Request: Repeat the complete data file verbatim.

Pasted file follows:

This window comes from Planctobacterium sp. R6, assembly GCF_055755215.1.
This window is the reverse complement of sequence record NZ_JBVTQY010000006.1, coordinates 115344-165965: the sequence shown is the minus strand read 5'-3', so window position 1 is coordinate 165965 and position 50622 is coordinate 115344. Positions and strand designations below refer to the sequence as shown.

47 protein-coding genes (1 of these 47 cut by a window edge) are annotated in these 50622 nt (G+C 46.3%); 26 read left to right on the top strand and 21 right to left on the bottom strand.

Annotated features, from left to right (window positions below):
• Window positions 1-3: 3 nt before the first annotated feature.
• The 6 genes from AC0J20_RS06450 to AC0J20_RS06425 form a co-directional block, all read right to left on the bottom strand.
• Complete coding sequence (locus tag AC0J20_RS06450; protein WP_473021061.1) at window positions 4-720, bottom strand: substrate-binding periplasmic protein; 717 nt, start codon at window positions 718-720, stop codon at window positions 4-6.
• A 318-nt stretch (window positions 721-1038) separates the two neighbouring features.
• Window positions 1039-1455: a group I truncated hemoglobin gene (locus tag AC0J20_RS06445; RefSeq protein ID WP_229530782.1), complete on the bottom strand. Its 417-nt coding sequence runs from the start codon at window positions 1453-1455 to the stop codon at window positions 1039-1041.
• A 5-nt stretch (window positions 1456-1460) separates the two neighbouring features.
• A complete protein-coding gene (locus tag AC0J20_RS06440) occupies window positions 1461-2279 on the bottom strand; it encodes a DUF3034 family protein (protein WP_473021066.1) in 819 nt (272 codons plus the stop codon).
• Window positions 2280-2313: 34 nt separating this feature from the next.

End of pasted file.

This window comes from Planctobacterium sp. R6, assembly GCF_055755215.1.
This window is the reverse complement of sequence record NZ_JBVTQY010000006.1, coordinates 115344-165965: the sequence shown is the minus strand read 5'-3', so window position 1 is coordinate 165965 and position 50622 is coordinate 115344. Positions and strand designations below refer to the sequence as shown.

47 protein-coding genes (1 of these 47 cut by a window edge) are annotated in these 50622 nt (G+C 46.3%); 26 read left to right on the top strand and 21 right to left on the bottom strand.

Annotated features, from left to right (window positions below):
• Window positions 1-3: 3 nt before the first annotated feature.
• The 6 genes from AC0J20_RS06450 to AC0J20_RS06425 form a co-directional block, all read right to left on the bottom strand.
• Complete coding sequence (locus tag AC0J20_RS06450; protein WP_473021061.1) at window positions 4-720, bottom strand: substrate-binding periplasmic protein; 717 nt, start codon at window positions 718-720, stop codon at window positions 4-6.
• A 318-nt stretch (window positions 721-1038) separates the two neighbouring features.
• Window positions 1039-1455: a group I truncated hemoglobin gene (locus tag AC0J20_RS06445; RefSeq protein ID WP_229530782.1), complete on the bottom strand. Its 417-nt coding sequence runs from the start codon at window positions 1453-1455 to the stop codon at window positions 1039-1041.
• A 5-nt stretch (window positions 1456-1460) separates the two neighbouring features.
• A complete protein-coding gene (locus tag AC0J20_RS06440) occupies window positions 1461-2279 on the bottom strand; it encodes a DUF3034 family protein (protein WP_473021066.1) in 819 nt (272 codons plus the stop codon).
• Window positions 2280-2313: 34 nt separating this feature from the next.